The Social Value Act is being misused by some councils to get charities to subsidise public contracts, an audience of charity professionals heard last week.
Kathy Evans, chief executive of Children England, said that local authorities were effectively operating a “pay to play” system which categorised social value as things such using reserves, offering discounts for ‘prompt payment’ and bringing social investment, which charities could offer to subsidise their delivery of statutory contracts.
Evans, was speaking at annual conference of Navca, the local infrastructure body, in Sheffield, and was speaking in response to several contributions which highlighted the growing effectiveness of social value as a positive tool for procurement.
She said many councils were using social value well, but that there were others which were not.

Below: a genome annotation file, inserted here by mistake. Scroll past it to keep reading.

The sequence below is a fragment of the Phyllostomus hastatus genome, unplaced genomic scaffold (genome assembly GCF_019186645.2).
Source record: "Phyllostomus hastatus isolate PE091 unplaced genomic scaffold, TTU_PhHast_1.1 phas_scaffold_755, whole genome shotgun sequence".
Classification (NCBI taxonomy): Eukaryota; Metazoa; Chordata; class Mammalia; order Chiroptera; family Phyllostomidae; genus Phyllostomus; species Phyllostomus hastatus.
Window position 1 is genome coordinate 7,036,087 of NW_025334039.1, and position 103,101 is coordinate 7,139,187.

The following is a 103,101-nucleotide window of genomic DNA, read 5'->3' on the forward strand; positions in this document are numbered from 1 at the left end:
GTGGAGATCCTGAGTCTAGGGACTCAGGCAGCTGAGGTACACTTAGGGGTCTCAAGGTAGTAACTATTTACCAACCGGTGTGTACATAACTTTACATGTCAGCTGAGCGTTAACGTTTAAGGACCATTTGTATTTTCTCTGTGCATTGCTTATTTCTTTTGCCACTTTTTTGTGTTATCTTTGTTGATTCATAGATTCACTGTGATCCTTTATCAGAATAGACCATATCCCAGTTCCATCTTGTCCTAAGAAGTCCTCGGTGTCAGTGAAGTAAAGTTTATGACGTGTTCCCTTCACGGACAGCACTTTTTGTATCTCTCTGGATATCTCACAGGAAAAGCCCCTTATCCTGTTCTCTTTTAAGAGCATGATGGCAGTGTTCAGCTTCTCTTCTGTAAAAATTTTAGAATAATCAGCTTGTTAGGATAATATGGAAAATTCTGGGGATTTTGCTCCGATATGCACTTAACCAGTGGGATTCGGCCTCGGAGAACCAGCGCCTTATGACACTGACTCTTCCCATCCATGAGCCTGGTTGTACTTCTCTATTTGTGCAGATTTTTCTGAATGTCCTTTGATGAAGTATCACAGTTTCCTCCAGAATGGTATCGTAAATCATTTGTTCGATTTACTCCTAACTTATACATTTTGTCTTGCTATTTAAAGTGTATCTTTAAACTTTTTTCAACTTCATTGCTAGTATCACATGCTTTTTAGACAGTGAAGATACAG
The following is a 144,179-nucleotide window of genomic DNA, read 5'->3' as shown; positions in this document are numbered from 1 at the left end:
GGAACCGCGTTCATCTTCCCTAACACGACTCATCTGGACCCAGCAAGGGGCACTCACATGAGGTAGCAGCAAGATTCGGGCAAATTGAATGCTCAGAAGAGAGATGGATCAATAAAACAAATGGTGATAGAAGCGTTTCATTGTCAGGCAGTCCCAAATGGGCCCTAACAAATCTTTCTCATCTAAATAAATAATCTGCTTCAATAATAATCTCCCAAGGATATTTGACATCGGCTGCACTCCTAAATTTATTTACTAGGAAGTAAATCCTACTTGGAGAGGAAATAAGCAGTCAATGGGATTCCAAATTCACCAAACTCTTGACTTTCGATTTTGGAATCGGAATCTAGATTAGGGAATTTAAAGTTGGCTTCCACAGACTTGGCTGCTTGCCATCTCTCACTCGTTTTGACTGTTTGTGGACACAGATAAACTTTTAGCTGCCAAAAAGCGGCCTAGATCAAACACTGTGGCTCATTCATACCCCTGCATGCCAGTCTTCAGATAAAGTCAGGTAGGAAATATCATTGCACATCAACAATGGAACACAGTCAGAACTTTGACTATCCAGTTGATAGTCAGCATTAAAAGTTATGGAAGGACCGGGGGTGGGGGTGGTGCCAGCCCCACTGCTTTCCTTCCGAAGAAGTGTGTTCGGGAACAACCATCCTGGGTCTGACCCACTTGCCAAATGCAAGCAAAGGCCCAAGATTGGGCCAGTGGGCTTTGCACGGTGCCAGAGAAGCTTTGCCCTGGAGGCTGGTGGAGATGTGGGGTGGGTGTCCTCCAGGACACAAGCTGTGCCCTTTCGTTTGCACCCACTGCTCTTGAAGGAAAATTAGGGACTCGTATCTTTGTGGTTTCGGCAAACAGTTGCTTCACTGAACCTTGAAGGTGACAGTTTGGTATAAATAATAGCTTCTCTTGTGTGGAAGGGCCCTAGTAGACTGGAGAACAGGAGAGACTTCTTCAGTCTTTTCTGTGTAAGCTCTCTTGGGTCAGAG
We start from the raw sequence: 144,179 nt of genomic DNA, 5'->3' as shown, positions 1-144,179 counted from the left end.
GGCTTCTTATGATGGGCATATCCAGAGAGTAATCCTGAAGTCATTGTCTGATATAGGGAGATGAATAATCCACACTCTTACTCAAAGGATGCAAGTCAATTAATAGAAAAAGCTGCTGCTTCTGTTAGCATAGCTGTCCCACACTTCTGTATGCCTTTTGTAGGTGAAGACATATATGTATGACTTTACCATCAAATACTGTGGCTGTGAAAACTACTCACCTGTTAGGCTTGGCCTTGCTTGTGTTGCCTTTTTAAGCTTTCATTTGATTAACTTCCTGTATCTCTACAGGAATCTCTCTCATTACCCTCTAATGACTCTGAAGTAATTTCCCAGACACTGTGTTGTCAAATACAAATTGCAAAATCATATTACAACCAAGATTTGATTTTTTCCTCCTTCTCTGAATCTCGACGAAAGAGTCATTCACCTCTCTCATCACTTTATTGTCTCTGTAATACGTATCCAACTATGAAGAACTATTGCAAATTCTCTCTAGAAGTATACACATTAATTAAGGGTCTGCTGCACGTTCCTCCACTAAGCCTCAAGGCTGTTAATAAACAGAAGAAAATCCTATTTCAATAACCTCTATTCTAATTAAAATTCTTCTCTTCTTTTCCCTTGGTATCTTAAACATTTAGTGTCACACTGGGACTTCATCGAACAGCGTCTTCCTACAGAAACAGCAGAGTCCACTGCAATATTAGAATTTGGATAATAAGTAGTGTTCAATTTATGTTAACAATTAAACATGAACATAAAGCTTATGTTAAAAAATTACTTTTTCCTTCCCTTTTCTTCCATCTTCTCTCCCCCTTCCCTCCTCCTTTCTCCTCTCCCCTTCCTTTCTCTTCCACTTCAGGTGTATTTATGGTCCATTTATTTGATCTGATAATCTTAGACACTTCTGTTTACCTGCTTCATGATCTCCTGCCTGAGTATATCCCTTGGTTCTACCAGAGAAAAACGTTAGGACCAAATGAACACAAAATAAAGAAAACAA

Speaking afterwards to Civil Society News, she said that “unfortunately social value had become a euphemism in some quarters for cut price services” and that several members had raised it with her.
“At the moment, though, we don’t know how widespread it is,” she said.
She also said that charities should be encouraged to report examples of bad procurement to the Public Procurement Review Service - the Cabinet Office “mystery shopper” programme - which can investigate and challenge poor procurement while it is still ongoing.
She said the mystery shopper scheme had previously succeeded in intervening during live procurement exercises and forcing councils to change the terms on which they engaged.
Evans also suggested that charities seek the support of Claire Dove, the crown representative for the voluntary, community and social enterprise sector, whose work also forms part of the Cabinet Office drive to improve government procurement from the sector, and whose advisory board Evans sits on.